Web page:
Patrick Craine

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Conservative Party rejects sex selection, euthanasia at Calgary convention

Patrick Craine
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CALGARY, November 4, 2013 (LifeSiteNews.com) – At its national convention in Calgary on Saturday, Canada’s ruling Conservative Party overwhelmingly voted to adopt a policy rejecting the targeted killing of unborn girls through abortion.

The convention delegates also voted to adopt a policy that the party “will not support any legislation to legalize euthanasia or assisted suicide.”

The vote to condemn gendercide, which was nearly unanimous, was proposed by the party’s riding association in Langley, B.C., where Mark Warawa serves as Member of Parliament.

John Hof, president of United for Life B.C. and a long-time member of the riding association’s board of directors, said the resolution had come together about twelve months ago. At the convention, he said, the resolution was first brought before a breakaway session, which supported it unanimously and sent it to the main floor for a debate and vote.

Hof recounted the vote on the main floor: “I turned to Mark Warawa, who was seated beside me at the time, and I said, ‘Oh my goodness.’ A sea of green cards.”

“It was one of the most gratifying moments in doing political pro-life work that I’ve ever had,” said Hof. “It was very well organized.”

Mike Schouten, director of WeNeedaLaw.ca, organized a leafleting campaign to support the resolution. He says they distributed over 3,000 leaflets inside the convention. “This is definitely a victory,” Schouten said in a press release. “We worked extremely hard, both inside and outside the convention, to ensure that delegates had the information they needed to make an informed decision.”

The resolution was also supported by about 130 pro-lifers who staged a rally amidst the snow outside the convention on Saturday. The rally was organized by The Wilberforce Project, formerly called Alberta Pro-Life.

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Rosey Rosenke, the group’s executive director, said the day was “incredible” and represents a “big victory.” “When 92% of Canadians agree on anything, the government has to take notice in a democratic country,” she said.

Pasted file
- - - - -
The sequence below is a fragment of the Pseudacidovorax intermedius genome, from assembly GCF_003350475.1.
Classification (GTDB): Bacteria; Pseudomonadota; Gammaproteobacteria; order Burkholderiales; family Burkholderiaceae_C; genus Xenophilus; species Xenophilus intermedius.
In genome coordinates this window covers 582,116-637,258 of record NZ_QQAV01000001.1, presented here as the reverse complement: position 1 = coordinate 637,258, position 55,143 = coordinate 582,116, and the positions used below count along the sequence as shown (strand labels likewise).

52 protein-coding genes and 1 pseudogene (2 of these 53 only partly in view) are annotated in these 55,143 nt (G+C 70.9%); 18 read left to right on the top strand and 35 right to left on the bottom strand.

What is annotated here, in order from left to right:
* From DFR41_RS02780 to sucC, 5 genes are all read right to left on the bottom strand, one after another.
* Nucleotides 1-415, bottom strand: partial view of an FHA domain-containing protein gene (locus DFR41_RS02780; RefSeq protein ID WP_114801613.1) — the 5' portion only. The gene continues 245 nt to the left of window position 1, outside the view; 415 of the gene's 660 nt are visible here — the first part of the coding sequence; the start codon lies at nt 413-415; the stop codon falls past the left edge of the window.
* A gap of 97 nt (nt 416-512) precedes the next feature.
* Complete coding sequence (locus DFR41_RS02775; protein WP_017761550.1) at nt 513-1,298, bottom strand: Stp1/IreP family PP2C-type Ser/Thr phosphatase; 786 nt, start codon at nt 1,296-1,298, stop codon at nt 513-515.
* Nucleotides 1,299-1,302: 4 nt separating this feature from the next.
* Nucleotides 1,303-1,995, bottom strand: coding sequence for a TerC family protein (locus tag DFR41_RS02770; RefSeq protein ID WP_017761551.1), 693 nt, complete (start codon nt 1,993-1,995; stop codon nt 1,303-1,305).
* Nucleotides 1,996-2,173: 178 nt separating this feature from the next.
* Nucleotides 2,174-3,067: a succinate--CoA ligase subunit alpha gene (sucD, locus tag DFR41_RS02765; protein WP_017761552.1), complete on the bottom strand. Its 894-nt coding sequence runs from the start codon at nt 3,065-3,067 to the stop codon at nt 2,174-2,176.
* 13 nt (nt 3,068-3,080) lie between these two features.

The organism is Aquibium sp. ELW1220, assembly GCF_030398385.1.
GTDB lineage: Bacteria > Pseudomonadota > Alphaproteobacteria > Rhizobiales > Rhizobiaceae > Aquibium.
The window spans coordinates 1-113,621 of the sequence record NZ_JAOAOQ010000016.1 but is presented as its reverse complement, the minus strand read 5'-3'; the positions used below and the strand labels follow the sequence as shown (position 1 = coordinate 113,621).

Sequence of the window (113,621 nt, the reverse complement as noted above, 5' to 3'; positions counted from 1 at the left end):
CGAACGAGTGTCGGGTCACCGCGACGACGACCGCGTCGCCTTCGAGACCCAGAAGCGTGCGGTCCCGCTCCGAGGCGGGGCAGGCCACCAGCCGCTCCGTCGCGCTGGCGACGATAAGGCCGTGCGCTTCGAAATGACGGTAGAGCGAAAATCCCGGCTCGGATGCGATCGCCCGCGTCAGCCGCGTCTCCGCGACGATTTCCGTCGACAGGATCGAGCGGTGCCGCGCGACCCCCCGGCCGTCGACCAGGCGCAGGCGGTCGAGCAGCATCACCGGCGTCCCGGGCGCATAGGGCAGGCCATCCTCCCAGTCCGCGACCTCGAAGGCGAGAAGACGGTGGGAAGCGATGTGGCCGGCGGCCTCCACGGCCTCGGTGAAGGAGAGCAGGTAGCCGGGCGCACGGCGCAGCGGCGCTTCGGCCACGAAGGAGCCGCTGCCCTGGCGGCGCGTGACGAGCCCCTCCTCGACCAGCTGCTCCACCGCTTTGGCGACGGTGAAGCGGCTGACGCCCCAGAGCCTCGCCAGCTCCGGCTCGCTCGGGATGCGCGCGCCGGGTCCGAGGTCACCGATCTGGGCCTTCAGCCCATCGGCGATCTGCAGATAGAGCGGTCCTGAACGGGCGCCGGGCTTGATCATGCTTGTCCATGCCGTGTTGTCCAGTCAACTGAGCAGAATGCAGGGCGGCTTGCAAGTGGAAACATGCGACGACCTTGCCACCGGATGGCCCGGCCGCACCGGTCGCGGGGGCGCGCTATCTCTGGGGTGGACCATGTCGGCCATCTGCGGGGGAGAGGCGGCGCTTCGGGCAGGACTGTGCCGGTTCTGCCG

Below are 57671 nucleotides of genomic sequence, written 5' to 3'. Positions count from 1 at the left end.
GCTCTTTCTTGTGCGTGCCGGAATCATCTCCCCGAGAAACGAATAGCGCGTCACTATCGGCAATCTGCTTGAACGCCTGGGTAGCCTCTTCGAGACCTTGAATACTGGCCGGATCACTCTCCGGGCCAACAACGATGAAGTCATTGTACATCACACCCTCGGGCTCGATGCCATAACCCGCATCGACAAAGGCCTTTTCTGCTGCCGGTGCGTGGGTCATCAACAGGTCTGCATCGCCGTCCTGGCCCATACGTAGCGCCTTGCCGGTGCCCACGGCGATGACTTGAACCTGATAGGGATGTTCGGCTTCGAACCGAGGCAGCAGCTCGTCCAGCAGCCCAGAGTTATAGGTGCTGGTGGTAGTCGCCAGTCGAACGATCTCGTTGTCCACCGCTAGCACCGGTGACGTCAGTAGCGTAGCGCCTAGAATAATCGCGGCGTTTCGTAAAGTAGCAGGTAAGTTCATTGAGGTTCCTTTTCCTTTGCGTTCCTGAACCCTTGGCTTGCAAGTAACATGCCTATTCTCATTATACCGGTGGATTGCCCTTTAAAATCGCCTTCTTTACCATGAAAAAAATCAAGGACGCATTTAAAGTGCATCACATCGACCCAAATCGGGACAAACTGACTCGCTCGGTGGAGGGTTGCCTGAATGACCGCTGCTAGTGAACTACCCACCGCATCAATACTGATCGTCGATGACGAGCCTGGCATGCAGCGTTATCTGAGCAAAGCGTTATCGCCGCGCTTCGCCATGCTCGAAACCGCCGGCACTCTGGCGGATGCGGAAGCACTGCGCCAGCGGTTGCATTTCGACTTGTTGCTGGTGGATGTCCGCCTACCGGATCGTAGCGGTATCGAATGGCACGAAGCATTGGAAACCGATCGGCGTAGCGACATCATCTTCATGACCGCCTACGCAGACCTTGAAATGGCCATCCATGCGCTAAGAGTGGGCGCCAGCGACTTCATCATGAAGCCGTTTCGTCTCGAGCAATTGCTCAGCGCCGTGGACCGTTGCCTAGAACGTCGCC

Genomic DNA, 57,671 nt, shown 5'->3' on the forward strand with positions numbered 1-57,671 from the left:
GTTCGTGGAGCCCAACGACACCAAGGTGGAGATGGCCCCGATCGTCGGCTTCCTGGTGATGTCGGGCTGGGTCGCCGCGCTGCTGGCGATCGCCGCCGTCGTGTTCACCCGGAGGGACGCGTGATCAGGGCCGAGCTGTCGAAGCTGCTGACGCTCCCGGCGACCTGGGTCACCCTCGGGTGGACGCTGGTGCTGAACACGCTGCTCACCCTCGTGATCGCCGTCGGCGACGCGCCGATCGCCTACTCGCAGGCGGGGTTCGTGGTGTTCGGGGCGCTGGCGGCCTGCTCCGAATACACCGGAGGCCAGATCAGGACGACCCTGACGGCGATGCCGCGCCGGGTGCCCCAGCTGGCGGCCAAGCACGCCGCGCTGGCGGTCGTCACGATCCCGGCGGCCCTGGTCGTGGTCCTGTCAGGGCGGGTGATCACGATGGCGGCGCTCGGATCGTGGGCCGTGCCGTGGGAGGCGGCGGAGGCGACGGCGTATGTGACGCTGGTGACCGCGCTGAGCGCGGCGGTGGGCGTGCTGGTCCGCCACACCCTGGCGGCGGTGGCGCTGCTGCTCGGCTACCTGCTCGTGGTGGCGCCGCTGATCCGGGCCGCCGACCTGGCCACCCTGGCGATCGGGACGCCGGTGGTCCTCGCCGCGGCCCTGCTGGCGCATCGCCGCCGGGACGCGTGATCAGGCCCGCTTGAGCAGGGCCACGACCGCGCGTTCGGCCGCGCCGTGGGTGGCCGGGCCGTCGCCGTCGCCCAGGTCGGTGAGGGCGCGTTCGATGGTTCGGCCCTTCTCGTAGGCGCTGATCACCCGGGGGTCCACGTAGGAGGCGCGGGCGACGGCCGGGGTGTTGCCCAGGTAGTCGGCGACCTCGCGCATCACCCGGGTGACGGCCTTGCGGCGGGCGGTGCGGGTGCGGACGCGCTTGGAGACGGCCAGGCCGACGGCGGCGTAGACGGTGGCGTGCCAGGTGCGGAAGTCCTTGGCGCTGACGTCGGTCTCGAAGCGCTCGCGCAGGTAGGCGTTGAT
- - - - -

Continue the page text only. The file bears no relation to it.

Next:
The policy is not binding on Prime Minister Stephen Harper, however. Industry Minister James Moore told Postmedia News that the resolutions are “important debates” that “feed into the [election] platform” but the platform is ultimately determined by the party’s leader.

Employment Minister Jason Kenney, often regarded as the highest-ranking social conservative in the party, tweeted Saturday that he was “proud” of the delegates’ vote. In an interview with iPolitics, he said the vote merely puts the Conservative Party in the “mainstream.” He highlighted an Environics poll commissioned by LifeCanada that found 92 percent of Canadians oppose sex-selective abortions.

"I think it was almost unanimous here, which reflects the public opinion on the issue of gender selection," he said. "The Conservative Party is in the mainstream of public opinion. If the Liberals and the NDP are with the 8 per cent who are in favor of gender selection, that's an extreme position, by definition."

"I do think this was an expression of a principle on the part of the party,” Kenney added. “It's not legislation but it is a rejection of something that most Canadians find abhorrent which is seeking to discriminate based on gender in a really terrible way."

Though reflective of Canadians’ views, some media reports are framing the vote as a sign of strength from the party’s social conservative base.

Tory MP Rob Anders told iPolitics that the base was clearly “exercis[ing] its voice.”

"I don't think you can ignore the social conservative element of the Conservative Party," said Anders, who represents Calgary West. "It's a very strong element, it's a huge reason why a lot of people support us, they expect to see us deliver on these things and I am glad to see it was voiced here today."

"I think it gives a very strong mandate to social conservatives [in Parliament] to say that the party strongly supports the idea that girls should not be eliminated and aborted because they are girls. I think it's great,” he added.

In Hof’s view, the vote was not “a victory for life,” but rather “a step in the right direction.”

“All this does is put us in line with 92% of Canadians. It’s not like it’s moving mountains or ending abortion or anything like that,” he explained. “This is just putting the policy of the Conservative Party in line with 92% of Canadians. … On the issue of gender selection, the Conservative Party is now mainstream.”

But, he said, “it does open doorways. If there are possibilities to now introduce legislation, or motions, or bills that would affirm that party policy, that’s the next step. It’s a step to the recognition that gender selection goes on in our country and that it’s not a good thing.”

“I look forward to the Liberals and the NDP adopting similar policies. Because if they don’t then they’re really out in left field,” he added.

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